On Harassment and Sexual Abuse: #LifeInLeggings

Over the last several days social media has been alight with personal accounts of sexual harassment, rape, sexual abuse and physical and verbal abuse which stemmed from the above atrocities. Persons, mostly women from the Caribbean, related to the world of social media some of their untold stories. What started as a flame has been the catalyst for many a conversation, discussion, vlog and even newspaper article. Many persons have now finally found the strength and courage to relay their experiences to their friends, associates, strangers – the world.

These posts have been a source of encouragement for some and a reminder to others that they are not alone in their experiences. It has also caused countless persons to reflect, do some retrospection and introspection and realise that they are or were a part of the problem. Many persons have apologised. Many have openly supported the victims and condemned the culprits. Society was also not left unscathed. We know that often at the heart of these issues is how we were conditioned and thus society was also thrown into the fire. In light of all of this, I have undertaken to set out below what the law offers to the victims of these inhumane, highly offensive acts.leggings

The Minor Offences Act Cap. 137 at Section 2 (1) says ‘ Any person who…

(c) wanders in the public streets or highways or in any place of public resort and behaves in a riotous or indecent manner;

(d) in any street, highway or public place accosts a passenger and offers to take him to the house or residence of a prostitute;

(e) loiters in any street highway or public place accosts a passenger and offers to take him to the house or residence of a prostitute;

(f) in any street, highway or public place, including a beach, without lawful authority or excuse (the proof whereof shall lie on the person accused), accosts, molests, threatens or harasses any person or follows him about;

commits an offence and is liable on conviction before a magistrate to a penalty of $2500 or to imprisonment for 2 years or both.’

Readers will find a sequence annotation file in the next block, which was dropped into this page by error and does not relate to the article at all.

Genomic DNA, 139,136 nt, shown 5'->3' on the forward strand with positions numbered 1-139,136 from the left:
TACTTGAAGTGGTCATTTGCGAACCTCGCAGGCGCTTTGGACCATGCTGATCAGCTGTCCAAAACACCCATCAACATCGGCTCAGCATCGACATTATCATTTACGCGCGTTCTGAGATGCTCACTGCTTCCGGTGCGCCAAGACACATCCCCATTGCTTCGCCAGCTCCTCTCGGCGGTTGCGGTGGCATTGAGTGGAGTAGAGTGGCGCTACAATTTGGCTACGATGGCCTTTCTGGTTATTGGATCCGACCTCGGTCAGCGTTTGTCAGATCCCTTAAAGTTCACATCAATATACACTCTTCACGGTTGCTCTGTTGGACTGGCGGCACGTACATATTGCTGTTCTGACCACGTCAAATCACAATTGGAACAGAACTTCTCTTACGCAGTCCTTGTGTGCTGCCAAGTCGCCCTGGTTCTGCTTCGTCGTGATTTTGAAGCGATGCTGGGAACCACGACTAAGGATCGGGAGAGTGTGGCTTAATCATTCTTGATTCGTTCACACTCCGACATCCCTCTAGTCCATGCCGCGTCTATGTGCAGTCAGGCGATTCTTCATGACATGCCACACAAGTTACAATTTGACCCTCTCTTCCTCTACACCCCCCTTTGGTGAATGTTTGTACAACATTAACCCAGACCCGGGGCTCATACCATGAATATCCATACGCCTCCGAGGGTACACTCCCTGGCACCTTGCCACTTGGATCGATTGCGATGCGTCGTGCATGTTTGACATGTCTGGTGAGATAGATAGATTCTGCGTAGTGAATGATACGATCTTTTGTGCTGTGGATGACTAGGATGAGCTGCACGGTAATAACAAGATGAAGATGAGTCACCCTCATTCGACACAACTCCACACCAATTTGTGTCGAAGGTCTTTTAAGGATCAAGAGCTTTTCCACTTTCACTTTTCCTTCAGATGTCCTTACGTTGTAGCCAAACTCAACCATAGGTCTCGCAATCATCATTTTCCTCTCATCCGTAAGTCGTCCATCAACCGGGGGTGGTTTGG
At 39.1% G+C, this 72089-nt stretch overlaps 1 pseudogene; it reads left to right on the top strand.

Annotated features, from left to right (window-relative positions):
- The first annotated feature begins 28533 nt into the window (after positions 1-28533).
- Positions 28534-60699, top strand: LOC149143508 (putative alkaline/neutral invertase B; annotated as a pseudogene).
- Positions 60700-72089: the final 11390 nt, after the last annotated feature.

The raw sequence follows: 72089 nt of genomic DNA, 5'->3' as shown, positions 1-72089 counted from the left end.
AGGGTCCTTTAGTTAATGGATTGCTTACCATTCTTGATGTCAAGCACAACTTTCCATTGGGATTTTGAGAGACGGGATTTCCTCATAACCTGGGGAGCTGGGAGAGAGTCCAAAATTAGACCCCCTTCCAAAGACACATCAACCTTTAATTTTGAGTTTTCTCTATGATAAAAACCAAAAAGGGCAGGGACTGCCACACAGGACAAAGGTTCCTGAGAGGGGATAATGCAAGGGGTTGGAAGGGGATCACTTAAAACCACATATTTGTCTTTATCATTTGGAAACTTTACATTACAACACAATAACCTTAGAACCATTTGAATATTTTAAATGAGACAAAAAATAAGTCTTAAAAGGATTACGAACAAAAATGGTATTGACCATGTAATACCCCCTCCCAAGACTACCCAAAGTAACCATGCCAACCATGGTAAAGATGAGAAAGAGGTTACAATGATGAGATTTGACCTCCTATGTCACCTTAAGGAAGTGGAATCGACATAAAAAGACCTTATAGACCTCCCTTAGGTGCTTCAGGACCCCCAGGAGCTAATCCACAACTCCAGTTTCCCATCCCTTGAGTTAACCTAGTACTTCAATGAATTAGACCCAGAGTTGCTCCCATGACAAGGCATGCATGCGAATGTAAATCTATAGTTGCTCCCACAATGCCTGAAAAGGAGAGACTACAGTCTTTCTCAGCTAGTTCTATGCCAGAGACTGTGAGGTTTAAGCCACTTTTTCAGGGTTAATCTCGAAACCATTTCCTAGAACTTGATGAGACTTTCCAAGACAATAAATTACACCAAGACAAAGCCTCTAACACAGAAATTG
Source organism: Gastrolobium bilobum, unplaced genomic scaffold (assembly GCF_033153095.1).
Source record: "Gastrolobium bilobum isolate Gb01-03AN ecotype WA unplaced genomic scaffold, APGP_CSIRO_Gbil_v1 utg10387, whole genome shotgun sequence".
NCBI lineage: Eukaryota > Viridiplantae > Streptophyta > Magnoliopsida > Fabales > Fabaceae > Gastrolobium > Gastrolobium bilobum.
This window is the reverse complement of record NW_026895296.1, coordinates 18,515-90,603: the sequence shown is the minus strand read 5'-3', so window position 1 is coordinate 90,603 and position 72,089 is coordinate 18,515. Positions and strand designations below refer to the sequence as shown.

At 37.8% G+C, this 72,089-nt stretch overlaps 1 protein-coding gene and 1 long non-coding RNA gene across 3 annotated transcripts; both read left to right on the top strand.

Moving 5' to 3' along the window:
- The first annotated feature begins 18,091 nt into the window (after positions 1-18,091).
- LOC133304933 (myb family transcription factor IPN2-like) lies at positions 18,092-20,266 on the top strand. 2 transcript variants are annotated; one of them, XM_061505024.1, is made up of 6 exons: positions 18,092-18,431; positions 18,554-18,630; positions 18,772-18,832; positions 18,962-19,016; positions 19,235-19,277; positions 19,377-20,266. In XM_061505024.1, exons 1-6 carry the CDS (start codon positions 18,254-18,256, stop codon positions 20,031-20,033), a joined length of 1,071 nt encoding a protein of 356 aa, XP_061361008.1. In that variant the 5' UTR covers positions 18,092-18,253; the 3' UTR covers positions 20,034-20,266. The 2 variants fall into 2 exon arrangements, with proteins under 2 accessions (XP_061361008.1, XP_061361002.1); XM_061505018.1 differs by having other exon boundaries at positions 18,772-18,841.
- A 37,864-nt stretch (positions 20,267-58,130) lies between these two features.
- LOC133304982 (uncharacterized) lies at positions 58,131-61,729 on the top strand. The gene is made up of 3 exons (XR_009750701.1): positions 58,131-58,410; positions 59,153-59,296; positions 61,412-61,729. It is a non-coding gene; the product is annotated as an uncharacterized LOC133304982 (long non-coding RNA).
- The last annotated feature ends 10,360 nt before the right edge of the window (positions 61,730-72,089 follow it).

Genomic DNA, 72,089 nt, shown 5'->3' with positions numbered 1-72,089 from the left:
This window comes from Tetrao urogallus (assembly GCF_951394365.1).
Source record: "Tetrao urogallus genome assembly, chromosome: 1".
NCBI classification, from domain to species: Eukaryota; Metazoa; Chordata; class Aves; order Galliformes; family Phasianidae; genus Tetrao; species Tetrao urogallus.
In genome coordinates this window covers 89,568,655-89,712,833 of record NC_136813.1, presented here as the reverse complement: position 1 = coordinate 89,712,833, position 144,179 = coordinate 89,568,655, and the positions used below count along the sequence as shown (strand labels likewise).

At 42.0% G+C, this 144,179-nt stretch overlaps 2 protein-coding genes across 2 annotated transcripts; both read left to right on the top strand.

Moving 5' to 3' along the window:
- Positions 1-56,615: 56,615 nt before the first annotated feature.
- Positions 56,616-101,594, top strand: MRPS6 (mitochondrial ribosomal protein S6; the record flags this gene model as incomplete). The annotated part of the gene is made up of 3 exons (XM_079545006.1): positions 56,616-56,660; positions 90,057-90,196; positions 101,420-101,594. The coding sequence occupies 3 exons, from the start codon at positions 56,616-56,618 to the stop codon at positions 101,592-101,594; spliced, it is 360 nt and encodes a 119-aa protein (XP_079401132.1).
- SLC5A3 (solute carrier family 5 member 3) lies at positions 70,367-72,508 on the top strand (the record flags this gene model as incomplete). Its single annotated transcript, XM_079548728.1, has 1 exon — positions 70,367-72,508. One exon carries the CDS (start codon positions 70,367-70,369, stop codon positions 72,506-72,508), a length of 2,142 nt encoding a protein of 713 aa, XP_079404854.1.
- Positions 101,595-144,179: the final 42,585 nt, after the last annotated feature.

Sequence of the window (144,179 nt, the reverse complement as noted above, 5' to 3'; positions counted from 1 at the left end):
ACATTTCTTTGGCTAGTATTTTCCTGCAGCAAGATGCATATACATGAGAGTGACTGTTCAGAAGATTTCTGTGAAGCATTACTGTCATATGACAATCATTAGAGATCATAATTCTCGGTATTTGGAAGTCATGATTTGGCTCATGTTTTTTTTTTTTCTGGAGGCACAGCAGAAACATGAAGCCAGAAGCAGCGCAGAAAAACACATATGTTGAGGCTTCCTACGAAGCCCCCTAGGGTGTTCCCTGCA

Section 2(2) states that in this Section, ‘ “harass” means to

  • Use words, gestures and actions that annoy, alarm or abuse a person;
  • Insult, taunt or challenge a person in a manner likely to offend;
  • Use obscene and profane language to intimidate a person; or
  • Disturb or irritate especially by continued and repeated acts.’

A Sexual Harassment (Prevention) Bill is also in the works and is expected to afford greater protection to employees against sexual harassment in the workplace.

                                                                                                     – Kara-Je Kellman

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“Do I Have To Go To Court?”

young man sitting thinking, contemplating - isolated on white

It depends.

If you are asking this question because you have started a matter in Court then you should definitely go to the court hearings, even if you have a lawyer. Your attendance at Court signifies that you are interested in the matter and it also shows respect for the Court and its proceedings. Further, you should attend the sessions in the event that the Court wishes to solicit any information from you which might not be within the personal knowledge of your attorney. If you are representing yourself you should not think twice about going to Court – just go!

If someone has initiated an action against you, the answer is still yes – for all of the reasons stated above.

If you are defending a criminal charge in Court then you should definitely turn up to Court on the specified date, unless you like the idea of being arrested. In this case, non-attendance is not harmless! In fact, the magistrate or judge may issue a warrant for your arrest. Your non-attendance at Court may be even more disadvantageous to you if you were on bail. The judicial officer may rescind bail and remand you into lawful custody since the main condition of bail is to appear at Court on the specified dates and times for the “calling” or hearing of your case.

If you are the virtual complainant in a criminal matter, you risk having your matter thrown out if you do not show up at Court for the trial of the matter.

You may be asking this question because you are considering your options for relief. The parties can assemble and with the aid of their attorneys begin negotiations with the aim of coming to an amicable agreement. Moreover, if you initiate a civil action at Court, at the first hearing or at some subsequent hearing, the Court may refer the matter to court-annexed mediation. The parties may also ask the Court to exercise that option. This process is intended to be less time consuming and allows for free discussion of issues with the goal of coming to an agreement with the professional assistance of a qualified mediator.

– Kara-Je Kellman